MS. IFILL: And there’s a lot of – his approval rating has gone up, however. I mean, he still can look at this and say he’s doing better than he was, at least in the way he’s perceived.
MR. BAKER: Yeah. Yeah, so it’s not fabulous. I mean, his approval rating has stayed in this band between, you know, 42, 43 to 52 over the course of his presidency. He’s at the higher end of that band right now. It’s not overwhelming, but it may be in these polarized times that’s the best a president can hope for. Certainly George W. Bush didn’t get above 50 percent in his second term. So I think that he is feeling a little bit better, but he doesn’t yet have the kind of numbers that would help him push Congress to do things that Congress doesn’t want to do on its own.
MS. IFILL: Have you guys seen this resonate at all on the campaign trail?
JEFF ZELENY: Sure. I mean, the person who is most excited about President Obama’s approval rating, probably other than him, is Hillary Clinton. I mean, a third term effectively – although she’s not running for that – electing a third Democrat in a row depends upon his approval rating here. So I mean, they’re watching this very, very sort of carefully. And a lot of her advisers were sort of his advisers. So there’s a lot of overlap. I’m guessing you’re seeing that at the White House as well.
MR. BAKER: Yeah. In fact, I think one of her top advisers, Jennifer Palmieri, was spotted at the White House just yesterday, obviously consulting with them, trying to keep things on track. And they do have some tensions, obviously, over trade and so forth.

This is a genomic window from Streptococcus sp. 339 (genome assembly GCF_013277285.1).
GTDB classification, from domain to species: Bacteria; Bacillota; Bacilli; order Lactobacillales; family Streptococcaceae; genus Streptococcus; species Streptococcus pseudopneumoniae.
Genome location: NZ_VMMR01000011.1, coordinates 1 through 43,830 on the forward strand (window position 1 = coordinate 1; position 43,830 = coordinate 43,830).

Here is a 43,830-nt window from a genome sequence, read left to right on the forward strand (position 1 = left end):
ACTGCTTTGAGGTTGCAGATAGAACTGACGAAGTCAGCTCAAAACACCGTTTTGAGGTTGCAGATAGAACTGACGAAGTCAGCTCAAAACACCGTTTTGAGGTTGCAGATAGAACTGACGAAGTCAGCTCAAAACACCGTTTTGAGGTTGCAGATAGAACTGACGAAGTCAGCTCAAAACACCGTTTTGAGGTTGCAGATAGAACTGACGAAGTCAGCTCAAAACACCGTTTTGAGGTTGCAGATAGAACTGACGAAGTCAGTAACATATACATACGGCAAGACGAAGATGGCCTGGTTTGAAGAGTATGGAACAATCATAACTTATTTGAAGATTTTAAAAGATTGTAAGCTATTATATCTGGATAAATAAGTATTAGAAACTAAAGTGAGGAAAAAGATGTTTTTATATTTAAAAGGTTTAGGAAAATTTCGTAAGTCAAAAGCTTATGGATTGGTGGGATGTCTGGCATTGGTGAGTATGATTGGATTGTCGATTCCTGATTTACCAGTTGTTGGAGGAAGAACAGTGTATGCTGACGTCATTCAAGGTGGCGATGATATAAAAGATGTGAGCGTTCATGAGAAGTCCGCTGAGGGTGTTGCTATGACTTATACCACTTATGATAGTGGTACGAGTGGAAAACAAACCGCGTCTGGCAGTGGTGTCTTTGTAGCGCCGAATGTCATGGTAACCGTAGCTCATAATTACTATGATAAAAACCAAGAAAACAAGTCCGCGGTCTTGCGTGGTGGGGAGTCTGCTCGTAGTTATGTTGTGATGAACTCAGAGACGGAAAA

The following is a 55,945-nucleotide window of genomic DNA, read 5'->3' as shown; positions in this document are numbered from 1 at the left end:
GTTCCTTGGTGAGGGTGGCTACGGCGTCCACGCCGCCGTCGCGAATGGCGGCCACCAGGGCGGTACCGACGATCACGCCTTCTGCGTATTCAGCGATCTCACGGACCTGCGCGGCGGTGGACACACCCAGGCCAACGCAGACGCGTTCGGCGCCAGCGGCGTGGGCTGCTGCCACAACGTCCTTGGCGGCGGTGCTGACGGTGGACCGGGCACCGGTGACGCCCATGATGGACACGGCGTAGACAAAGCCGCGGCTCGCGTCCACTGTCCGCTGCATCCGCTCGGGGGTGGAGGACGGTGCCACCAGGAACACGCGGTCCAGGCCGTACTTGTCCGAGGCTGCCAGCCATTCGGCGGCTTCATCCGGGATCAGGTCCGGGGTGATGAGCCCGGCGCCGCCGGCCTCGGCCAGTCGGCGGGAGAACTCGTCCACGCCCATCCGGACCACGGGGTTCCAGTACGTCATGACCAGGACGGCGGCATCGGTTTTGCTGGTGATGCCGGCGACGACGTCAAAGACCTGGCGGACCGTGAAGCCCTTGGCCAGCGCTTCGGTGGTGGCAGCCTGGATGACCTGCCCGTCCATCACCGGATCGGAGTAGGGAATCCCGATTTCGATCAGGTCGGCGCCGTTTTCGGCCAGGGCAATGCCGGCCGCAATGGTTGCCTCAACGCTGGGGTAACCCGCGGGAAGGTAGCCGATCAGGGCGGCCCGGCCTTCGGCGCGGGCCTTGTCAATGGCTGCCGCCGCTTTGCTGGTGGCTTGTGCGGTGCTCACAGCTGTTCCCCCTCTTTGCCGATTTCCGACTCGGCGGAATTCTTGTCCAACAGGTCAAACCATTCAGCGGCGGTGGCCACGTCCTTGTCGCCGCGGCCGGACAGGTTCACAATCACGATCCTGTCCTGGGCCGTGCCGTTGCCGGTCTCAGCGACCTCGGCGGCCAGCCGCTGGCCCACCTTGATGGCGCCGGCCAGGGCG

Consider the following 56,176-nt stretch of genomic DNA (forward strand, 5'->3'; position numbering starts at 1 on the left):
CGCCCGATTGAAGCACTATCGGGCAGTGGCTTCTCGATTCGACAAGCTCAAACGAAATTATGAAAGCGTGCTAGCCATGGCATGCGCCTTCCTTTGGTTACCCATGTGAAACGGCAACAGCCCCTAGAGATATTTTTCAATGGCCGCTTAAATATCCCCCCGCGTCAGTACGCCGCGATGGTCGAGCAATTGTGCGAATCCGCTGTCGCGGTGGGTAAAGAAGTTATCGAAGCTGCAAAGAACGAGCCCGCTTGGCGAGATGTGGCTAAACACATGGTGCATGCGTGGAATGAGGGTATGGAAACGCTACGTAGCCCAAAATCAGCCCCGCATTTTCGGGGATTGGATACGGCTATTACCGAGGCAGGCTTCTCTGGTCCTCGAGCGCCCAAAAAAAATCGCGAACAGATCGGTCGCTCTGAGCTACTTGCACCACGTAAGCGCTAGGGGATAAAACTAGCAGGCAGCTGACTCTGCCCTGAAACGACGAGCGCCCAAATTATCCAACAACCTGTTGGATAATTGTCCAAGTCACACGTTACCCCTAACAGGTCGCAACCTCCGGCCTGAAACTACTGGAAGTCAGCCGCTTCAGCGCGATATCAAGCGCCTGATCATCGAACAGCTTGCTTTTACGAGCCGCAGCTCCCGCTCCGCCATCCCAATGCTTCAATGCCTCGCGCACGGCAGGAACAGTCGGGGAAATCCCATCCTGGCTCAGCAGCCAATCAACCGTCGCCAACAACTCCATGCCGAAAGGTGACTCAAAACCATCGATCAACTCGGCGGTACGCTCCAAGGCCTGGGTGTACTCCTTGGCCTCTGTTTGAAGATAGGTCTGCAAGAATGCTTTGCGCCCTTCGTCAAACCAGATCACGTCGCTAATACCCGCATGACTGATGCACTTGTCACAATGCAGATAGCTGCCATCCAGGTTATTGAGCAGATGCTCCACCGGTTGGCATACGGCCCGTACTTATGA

MS. IFILL: I never understand why they have these meetings at the White House, where they’re going to be spotted.
MR. BAKER: We’re going to see you, yeah.
MS. IFILL: We’re going to see it. But here’s the thing, though, the White House, we know, is clearly watching the politics playing out. But they’re mostly kind of pleased about what they’re seeing Republicans do. And it would be interesting, before we get to you guys and talks about the politics of it, to hear what the president had to say about the Republican field, once again yesterday before a very supportive crowd in Wisconsin.
PRESIDENT OBAMA: (From video.) We’ve got some healthy competition in the Democratic Party, but I’ve lost count how many Republicans are running for this job. (Laughter.) They’ll have enough for an actual “Hunger Games.” (Laughter.) That is a – that is a – that is an interesting bunch.